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Scents and Sensibility

Are air fresheners polluting?


Scents and Sensibility

The chemicals in air fresheners are bad for our health. Essential oils are a safe way to infuse the air with scent, and they may even boost the immune system.

Fragrances evoke wonderful holiday memories—consider fresh home baking and real Christmas trees. But headache, fatigue, and other symptoms commonly blamed on the pressures of last-minute shopping may be due instead to seasonal scents. Something in the air may be an uninvited chemical guest.

Air care or air scare?

Many Canadians no longer celebrate the holidays on the grand scale of prior generations. Yet artificial trees and big-box store desserts can’t duplicate the memorable aromas of Christmases past.

To imitate these comforting smells, it’s tempting to turn to air freshener sprays or plug-ins. In 2009 the self-designated Canadian “air care” industry raked in a fragrant $259 million—a 7 percent jump from 2008. Along with the olfactory memories they reproduce, air sprays and scented oils produce serious revenue for the companies that sell them.

There’s a not-so-festive side to simulated scents, but marketing has managed to create a veritable smokescreen about their risks. Professor William W. Nazaroff and his team at the University of California, Berkeley, investigated what happens when commercial air freshener sprays are used indoors, and they made some startling discoveries.

A chief finding of the study, conducted in 2006 for the California Air Resources Board and California Environmental Protection Agency, was that scent molecules in the spray change when released into the air, yielding unwanted byproducts under typical household conditions. Such substances have no place in human respiratory health, yet they are finding a place, literally, in our bodies when we inhale air freshener particles.

Trade secrets

Manufacturers don’t list air freshener byproducts on their ingredient labels for two reasons. First, in Canada, there’s no legal requirement to disclose what’s going into air fresheners or perfumes. Using the words “fragrance” or “parfum” is usually done to protect trade secrets.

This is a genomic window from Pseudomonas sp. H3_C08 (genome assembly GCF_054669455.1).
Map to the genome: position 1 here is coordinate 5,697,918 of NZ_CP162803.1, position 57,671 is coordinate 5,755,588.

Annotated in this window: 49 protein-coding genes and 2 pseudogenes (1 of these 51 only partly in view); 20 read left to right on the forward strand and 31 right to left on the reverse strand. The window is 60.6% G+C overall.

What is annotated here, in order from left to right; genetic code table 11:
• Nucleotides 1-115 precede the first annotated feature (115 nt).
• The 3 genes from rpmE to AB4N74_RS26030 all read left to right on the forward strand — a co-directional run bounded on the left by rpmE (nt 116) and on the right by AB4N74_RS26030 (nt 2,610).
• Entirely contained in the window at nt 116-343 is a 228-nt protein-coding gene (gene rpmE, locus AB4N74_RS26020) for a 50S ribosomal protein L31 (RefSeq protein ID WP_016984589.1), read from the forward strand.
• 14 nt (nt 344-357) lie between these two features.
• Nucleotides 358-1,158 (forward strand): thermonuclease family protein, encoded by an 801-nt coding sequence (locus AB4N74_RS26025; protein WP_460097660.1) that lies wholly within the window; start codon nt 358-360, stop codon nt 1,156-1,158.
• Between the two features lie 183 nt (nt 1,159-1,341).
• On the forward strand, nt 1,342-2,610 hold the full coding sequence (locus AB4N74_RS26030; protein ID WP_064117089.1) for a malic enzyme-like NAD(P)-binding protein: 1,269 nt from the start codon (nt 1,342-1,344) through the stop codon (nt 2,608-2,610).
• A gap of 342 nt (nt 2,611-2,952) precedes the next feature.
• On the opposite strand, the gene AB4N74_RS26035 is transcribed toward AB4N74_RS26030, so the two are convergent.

Second, byproducts are formed when compounds in the air fresheners, called terpenes, react with ozone in the air. Indoor ozone, a greenhouse gas, comes from outdoor air pollution, but can also come from home ozone generators, ionizers, photocopiers, and printers.

Terpenes naturally occur in various plants. Alpha- and beta-pinene are terpenes originally found in pine resin; limonene is a citrusy-smelling terpene. Their concentrations are highest indoors because the use of scented products has increased steadily over the past two decades.

According to a 2007 report published by the European Commission Joint Research Centre “they exist at concentrations five to seven times higher indoors than outdoors, typically in the low ppb (parts per billion by volume) range.”

As Canadians we are especially at risk of high terpene concentrations in the air of our homes. The European Indoor Air Monitoring and Exposure Assessment Project discovered indoor environments in southern cities contained lower amounts of alpha-pinene and limonene than northern cities sampled between 2003 and 2007.

The reason for this difference? The report blames heavy indoor use of terpene-containing products paired with tightly sealed buildings that allow very little air exchange, more common in colder climates. Southern Europeans, in contrast, lack the need for such insulation and can allow the ventilation provided by drafts and open windows. In other words, northern homes where air fresheners are used are prime candidates for sick building status—a likely precursor to sick people.

Nazaroff says he’s optimistic that better options are possible, despite his criticism of current air fresheners. In his opinion, omitting the most reactive terpenes and similar chemicals would be an excellent start. What about essential oils as alternatives? Nazaroff says he doesn’t know, but he doesn’t rule them out.